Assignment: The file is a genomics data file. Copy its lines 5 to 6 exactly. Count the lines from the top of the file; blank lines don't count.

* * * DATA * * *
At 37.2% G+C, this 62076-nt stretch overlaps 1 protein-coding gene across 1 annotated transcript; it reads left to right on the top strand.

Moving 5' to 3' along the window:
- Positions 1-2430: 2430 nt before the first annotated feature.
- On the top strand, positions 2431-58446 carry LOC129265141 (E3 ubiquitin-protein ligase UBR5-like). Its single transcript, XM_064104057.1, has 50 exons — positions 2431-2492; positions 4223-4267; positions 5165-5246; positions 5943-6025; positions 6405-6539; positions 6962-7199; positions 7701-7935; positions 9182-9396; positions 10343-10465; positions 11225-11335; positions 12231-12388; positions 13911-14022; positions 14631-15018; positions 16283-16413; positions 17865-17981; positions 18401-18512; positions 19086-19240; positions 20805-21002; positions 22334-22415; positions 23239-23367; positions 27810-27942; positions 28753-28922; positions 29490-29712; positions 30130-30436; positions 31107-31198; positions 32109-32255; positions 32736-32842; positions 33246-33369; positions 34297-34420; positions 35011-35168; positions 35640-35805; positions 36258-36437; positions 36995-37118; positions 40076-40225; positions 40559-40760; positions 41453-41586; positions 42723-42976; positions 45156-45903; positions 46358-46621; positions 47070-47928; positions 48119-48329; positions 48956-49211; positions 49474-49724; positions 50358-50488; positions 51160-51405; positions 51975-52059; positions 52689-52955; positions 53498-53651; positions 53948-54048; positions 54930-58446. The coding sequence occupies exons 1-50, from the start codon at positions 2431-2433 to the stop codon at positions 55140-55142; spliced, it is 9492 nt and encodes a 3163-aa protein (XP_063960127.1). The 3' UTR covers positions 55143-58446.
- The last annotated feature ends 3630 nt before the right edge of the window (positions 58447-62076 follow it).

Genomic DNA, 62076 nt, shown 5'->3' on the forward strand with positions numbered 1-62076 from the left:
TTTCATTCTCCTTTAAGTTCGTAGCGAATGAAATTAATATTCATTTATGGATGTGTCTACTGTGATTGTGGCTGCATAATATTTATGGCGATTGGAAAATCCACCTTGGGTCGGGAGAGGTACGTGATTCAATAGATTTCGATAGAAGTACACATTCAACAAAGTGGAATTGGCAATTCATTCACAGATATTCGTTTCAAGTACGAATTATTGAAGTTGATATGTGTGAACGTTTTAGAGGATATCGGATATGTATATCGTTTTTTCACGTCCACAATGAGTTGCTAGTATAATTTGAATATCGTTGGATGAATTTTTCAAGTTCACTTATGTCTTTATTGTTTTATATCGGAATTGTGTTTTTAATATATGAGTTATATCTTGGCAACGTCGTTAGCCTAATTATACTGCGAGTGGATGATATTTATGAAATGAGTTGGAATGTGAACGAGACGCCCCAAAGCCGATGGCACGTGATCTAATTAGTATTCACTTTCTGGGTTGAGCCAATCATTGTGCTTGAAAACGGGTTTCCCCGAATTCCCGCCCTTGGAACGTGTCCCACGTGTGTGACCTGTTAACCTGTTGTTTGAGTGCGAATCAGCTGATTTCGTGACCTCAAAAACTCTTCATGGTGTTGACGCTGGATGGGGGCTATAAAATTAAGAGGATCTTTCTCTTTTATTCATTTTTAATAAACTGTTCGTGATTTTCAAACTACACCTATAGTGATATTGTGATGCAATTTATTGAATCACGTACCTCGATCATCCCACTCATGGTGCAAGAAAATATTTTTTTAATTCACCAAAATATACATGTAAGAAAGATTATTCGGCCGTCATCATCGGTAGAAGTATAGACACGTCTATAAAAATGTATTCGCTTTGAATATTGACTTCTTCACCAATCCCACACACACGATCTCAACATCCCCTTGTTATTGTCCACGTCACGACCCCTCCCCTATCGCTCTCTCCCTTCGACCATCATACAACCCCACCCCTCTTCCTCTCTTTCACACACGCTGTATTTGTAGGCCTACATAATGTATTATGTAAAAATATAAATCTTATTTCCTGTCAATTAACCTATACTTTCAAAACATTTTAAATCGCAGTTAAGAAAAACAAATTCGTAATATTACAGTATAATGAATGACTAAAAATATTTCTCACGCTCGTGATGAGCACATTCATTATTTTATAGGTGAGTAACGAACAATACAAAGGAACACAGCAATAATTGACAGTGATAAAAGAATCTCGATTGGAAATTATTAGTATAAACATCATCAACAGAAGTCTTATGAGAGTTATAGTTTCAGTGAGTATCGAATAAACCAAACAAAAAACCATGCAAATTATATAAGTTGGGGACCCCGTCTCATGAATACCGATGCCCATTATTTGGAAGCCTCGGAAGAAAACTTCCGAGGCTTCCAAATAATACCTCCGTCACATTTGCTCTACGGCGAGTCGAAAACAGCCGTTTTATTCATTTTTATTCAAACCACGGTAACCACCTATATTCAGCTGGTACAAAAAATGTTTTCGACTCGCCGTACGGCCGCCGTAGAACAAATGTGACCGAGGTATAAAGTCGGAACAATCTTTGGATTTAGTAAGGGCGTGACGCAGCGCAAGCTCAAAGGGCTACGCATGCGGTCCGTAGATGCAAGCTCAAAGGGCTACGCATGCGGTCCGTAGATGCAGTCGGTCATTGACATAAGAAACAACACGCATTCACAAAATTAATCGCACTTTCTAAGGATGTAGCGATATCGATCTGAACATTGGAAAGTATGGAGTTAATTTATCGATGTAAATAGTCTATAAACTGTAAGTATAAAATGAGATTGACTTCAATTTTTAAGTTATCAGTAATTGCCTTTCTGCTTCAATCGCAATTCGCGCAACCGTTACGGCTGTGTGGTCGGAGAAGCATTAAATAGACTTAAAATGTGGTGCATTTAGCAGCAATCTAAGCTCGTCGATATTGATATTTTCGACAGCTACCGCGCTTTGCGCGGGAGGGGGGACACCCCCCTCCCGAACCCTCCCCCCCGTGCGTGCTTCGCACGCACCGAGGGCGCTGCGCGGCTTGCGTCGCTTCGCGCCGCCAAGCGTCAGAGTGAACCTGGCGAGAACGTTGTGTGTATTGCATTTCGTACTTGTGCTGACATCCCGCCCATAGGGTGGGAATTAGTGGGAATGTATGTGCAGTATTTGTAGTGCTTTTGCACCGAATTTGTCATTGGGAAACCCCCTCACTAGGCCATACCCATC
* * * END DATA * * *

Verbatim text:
- The last annotated feature ends 3630 nt before the right edge of the window (positions 58447-62076 follow it).

Genomic DNA, 62076 nt, shown 5'->3' on the forward strand with positions numbered 1-62076 from the left: